is coeval with the origin of angels.
Satan had been expelled from heaven before
Adam was created. His assault upon
our mother Eve, by an incarnation in the most
subtle animal in Paradise, is positive proof
of the intensity of his malignity to God and
to man. He, too, has his missionaries in the
whole area of humanity. Michael and his
angels, or missionaries, are, and long have
been, in conflict against the devil and his
missionaries. The battle, in this our planet,
is yet in progress, and therefore missionaries
are in perpetual demand. Hence the necessity
incumbent on us to carry on this warfare
as loyal subjects of the Hero of our redemption.
The Christian armory is well supplied with
all the weapons essential to the conflict. We
need them all. "We wrestle not against flesh
and blood, but against principalities, against
powers, against the rulers of the darkness of
this world, against wicked spirits in the regions
of the air." Hence the need of having
our "loins girded with the truth"; having
on the breastplate of righteousness, our
feet shod with the preparation to publish the
gospel of peace, taking the shield of faith, the
helmet of salvation and the sword of the
Spirit, the Word of God, always praying and
making supplication for our fellow-missionaries
and for all saints.
The missionary fields are numerous and various.
They are both domestic and foreign.
The harvest is great in both. The laborers
are still few, comparatively very few, in either
The supply is not a tithe of the demand.
The Macedonians cry, "Come over and help
us;" "Send us an evangelist;" "Send us
missionaries;" "The fields are large, the people
are desirous, anxious, to hear the original
gospel. What can you do for us?" Nothing!
Nothing! My brethren, ought this so to be?
Schools for the prophets are wanting. But
there is a too general apathy or indifference
on the subject. We pray to the Lord of the
harvest to send our reapers to gather it into
His garner. But what do we besides praying
for it? Do we work for it? Suppose a
farmer should pray to the Lord for an abundant
harvest next year, and should never, in
seed-time, turn over one furrow or scatter one
handful of seed: what would we think of him?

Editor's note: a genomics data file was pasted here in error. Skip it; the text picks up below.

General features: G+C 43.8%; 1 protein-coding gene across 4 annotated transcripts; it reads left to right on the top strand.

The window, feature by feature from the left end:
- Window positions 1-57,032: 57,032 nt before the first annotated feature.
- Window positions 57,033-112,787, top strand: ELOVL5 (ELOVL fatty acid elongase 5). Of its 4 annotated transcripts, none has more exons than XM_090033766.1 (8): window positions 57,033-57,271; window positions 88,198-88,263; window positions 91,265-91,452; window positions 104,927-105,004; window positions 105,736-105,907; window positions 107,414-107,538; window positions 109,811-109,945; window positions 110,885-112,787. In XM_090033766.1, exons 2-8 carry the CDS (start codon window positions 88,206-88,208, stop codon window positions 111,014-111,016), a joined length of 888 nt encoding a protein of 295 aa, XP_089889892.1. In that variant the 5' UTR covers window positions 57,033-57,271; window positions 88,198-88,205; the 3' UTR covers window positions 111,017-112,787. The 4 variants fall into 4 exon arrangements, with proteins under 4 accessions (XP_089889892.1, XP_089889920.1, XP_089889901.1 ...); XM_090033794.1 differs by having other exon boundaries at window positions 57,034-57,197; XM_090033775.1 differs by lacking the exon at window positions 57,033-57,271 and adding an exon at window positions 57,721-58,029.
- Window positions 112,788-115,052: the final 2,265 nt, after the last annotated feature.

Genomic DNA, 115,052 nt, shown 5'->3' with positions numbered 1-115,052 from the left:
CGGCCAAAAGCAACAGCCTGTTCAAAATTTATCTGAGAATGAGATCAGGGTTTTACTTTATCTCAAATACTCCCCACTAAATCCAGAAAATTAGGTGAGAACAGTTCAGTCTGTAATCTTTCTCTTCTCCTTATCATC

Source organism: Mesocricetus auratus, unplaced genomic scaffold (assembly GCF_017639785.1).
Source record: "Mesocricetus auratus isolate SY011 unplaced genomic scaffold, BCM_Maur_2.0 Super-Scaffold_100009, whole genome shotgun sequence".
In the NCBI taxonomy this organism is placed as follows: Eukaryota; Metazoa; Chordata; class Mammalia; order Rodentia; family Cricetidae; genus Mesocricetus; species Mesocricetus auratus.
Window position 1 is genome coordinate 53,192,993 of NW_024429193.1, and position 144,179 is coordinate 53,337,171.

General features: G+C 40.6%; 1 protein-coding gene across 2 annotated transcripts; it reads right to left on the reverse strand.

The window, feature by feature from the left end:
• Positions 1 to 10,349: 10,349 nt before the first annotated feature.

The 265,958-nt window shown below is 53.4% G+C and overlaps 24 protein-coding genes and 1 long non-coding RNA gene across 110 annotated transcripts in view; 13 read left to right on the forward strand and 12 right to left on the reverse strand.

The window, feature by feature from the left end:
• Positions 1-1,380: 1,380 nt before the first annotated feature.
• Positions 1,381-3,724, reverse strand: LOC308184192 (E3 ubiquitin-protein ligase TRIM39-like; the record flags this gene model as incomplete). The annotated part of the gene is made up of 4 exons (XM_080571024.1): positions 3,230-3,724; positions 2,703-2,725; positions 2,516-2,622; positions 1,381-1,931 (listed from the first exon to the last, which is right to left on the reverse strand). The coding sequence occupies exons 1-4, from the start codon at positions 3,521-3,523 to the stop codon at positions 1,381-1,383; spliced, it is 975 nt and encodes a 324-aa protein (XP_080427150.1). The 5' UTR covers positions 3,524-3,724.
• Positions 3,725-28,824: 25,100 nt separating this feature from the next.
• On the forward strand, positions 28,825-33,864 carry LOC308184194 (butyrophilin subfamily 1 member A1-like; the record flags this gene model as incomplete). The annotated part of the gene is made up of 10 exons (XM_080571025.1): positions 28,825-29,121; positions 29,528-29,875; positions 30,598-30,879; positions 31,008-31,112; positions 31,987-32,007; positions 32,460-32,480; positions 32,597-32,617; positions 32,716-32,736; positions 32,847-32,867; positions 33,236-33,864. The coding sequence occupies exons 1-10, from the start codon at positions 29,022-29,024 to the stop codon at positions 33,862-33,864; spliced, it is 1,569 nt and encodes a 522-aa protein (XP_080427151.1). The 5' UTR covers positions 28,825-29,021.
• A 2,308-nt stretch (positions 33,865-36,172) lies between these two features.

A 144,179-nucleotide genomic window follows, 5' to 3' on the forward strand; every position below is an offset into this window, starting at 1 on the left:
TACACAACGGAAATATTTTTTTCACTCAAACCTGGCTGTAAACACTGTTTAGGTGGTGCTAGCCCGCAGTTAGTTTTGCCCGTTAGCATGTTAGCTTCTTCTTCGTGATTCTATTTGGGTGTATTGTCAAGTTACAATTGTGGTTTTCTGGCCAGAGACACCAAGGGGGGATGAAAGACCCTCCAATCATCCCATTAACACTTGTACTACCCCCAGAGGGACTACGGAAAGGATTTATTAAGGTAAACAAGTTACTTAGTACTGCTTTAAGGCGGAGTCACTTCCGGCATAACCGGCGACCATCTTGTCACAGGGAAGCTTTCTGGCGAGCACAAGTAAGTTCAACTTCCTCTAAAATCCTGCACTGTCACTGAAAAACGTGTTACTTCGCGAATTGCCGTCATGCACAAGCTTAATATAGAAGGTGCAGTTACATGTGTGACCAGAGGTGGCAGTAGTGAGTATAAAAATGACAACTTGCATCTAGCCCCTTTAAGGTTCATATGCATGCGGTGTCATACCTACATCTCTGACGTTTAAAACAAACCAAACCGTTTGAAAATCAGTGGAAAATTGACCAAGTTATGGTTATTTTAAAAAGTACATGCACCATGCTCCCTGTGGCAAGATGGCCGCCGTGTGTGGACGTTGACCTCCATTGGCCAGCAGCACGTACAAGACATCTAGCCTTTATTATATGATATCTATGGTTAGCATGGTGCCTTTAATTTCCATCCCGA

Would not his neighbors regard him as a monomaniac
or a simpleton? And wherein does
he excel such a one in wisdom or in prudence
who prays to the Lord to send out reapers—missionaries,
or evangelists—to gather a harvest
of souls, when he himself never gives a
dollar to a missionary, or the value of it, to enable
him to go into the field? Can such a
person be in earnest, or have one sincere desire
in his heart to effect such an object or
purpose? We must confess that we could
have no faith either in his head or in his heart.
The heavenly missionaries require neither
gold nor silver, neither food nor raiment. Not
so the earthly missionaries. They themselves,
their wives and children, demand both food
and clothing, to say nothing of houses and
furniture. Their present home is not
"The gorgeous city, garnish'd like a bride,
Where Christ for spouse expected is to pass,
The walls of jasper compass'd on each side,
And streets all paved with gold, more bright than glass."
If such were the missionary's home on earth,
he might, indeed, labor gratuitously all the
days of his life. In an humble cottage—rather
an unsightly cabin—we sometimes see
the wife of his youth, in garments quite as unsightly
as those of her children, impatiently
waiting "their sire's return, to climb to his
knees the envied kiss to share." But, when
the supper table is spread, what a beggarly
account of almost empty plates and dishes!
Whose soul would not sicken at such a sight?
I have twice, if not thrice, in days gone by,
when travelling on my early missionary tours—over
not the poorest lands nor the poorest
settlements, either—witnessed some such cases,
and heard of more.
I was then my own missionary, with the
consent, however, of one church. I desired
to mingle with all classes of religious society,
that I might personally and truthfully know,
not the theories, but the facts and the actualities,
of the Christian ministry and the so-called
Christian public. I spent a considerable portion
of my time during the years 1812, '13,
'14, '15, '16, traveling throughout western
Virginia, Pennsylvania, and Ohio.
I then spent seven years in reviewing my
past studies, and in teaching the languages
and the sciences—after which I extended my
evangelical labors into other States and communities,
that I might still more satisfactorily
apprehend and appreciate the status, or the
actual condition, of the nominally and profest
religious or Christian world.
Having shortly after my baptism connected
myself with the Baptist people, and attending
their associations as often as I could, I became
more and more penetrated with the conviction
that theory had usurped the place of faith,
and that consequently, human institutions
had been, more or less, substituted for the
apostolic and the divine.
During this period of investigation I had
the pleasure of forming an intimate acquaintance
with sundry Baptist ministers, East
and West, as well as with the ministry of
other denominations. Flattering prospects of
usefulness on all sides began to expand before
me and to inspire me with the hope of